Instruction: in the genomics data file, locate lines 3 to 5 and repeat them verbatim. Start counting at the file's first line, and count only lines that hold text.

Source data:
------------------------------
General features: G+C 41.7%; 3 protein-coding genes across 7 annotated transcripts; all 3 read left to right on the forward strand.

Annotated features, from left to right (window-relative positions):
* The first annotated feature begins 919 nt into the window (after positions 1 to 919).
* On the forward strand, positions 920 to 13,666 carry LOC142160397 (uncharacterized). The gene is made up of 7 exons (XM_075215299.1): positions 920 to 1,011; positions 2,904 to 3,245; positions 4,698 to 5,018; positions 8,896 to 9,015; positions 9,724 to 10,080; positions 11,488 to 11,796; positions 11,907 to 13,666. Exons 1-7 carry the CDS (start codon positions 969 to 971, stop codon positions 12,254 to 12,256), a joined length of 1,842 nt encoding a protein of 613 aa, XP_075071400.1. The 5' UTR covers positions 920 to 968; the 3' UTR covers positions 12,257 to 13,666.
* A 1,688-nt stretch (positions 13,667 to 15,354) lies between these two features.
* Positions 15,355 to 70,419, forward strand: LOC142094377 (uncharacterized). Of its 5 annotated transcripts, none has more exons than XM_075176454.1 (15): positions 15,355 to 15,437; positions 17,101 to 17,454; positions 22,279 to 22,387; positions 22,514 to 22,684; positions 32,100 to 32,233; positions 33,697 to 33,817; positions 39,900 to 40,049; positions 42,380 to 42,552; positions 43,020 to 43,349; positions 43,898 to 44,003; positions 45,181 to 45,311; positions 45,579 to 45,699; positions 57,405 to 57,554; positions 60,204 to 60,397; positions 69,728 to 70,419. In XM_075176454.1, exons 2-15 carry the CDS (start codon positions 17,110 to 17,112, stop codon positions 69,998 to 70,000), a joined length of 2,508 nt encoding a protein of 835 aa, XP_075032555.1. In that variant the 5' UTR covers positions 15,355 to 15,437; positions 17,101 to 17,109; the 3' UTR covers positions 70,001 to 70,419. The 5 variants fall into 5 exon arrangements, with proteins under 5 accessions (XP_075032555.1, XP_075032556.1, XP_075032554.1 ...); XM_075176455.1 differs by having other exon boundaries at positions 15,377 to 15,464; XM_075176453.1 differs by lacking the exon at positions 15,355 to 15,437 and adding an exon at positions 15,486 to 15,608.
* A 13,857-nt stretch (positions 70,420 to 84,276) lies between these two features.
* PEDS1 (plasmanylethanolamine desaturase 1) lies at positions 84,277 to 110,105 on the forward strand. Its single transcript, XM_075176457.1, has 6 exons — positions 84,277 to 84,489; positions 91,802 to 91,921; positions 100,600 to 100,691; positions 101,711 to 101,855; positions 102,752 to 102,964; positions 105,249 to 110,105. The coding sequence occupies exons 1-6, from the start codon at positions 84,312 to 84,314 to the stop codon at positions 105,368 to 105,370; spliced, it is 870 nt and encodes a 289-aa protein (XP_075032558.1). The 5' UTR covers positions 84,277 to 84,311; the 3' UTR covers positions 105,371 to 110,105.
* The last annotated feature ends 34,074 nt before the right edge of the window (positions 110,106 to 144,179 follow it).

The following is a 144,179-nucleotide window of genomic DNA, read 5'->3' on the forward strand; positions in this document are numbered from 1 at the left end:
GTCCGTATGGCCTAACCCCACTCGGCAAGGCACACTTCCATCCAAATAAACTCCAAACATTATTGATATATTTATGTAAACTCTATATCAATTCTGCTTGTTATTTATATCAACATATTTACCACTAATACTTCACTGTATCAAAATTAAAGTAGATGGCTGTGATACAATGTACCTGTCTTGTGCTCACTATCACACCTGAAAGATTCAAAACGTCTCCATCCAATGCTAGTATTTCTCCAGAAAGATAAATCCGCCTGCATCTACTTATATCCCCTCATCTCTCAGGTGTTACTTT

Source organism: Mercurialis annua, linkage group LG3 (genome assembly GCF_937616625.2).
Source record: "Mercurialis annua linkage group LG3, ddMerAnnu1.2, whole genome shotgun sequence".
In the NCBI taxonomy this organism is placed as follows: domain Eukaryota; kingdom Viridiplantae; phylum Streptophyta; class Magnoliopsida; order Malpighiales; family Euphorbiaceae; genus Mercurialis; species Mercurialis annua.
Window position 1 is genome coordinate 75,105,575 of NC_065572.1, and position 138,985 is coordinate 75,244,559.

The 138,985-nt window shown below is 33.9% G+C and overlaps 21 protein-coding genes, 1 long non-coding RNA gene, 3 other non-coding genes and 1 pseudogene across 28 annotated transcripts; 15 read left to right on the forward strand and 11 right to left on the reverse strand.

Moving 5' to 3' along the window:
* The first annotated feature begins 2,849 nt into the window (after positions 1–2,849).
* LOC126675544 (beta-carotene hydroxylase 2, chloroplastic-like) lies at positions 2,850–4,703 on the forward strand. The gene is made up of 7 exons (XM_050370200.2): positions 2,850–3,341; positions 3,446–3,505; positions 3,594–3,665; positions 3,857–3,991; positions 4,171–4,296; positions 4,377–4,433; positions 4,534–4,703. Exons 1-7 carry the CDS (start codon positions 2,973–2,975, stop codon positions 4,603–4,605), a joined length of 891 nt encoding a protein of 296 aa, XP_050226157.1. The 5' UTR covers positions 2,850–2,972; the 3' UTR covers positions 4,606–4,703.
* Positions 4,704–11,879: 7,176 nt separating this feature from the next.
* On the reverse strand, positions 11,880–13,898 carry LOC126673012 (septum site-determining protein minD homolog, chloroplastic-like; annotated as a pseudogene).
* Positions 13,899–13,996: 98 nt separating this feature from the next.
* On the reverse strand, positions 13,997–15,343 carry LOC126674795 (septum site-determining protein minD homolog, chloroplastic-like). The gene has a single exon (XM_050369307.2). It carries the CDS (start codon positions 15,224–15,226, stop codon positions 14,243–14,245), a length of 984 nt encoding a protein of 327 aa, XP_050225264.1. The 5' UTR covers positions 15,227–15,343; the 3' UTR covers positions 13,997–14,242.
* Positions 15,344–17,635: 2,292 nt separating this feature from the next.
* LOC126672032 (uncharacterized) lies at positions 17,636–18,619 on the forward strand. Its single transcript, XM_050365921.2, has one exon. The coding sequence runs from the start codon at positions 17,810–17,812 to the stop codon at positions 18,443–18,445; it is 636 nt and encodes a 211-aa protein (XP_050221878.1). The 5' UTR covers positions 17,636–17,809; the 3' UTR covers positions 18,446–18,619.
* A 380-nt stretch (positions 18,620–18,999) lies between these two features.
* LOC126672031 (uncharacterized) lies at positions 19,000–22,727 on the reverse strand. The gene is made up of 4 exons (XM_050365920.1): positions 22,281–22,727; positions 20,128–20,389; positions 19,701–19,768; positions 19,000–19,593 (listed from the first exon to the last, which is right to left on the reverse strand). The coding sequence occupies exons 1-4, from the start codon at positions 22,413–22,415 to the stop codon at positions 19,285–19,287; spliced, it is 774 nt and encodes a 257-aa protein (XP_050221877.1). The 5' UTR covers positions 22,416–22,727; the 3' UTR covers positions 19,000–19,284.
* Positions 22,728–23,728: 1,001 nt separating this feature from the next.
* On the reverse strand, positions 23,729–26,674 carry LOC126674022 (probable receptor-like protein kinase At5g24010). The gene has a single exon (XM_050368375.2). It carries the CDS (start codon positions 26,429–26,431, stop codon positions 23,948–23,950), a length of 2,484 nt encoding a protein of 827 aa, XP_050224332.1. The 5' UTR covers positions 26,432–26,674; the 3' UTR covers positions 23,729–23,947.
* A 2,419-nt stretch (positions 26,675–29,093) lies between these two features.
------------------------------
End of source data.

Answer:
* The first annotated feature begins 919 nt into the window (after positions 1 to 919).
* On the forward strand, positions 920 to 13,666 carry LOC142160397 (uncharacterized). The gene is made up of 7 exons (XM_075215299.1): positions 920 to 1,011; positions 2,904 to 3,245; positions 4,698 to 5,018; positions 8,896 to 9,015; positions 9,724 to 10,080; positions 11,488 to 11,796; positions 11,907 to 13,666. Exons 1-7 carry the CDS (start codon positions 969 to 971, stop codon positions 12,254 to 12,256), a joined length of 1,842 nt encoding a protein of 613 aa, XP_075071400.1. The 5' UTR covers positions 920 to 968; the 3' UTR covers positions 12,257 to 13,666.
* A 1,688-nt stretch (positions 13,667 to 15,354) lies between these two features.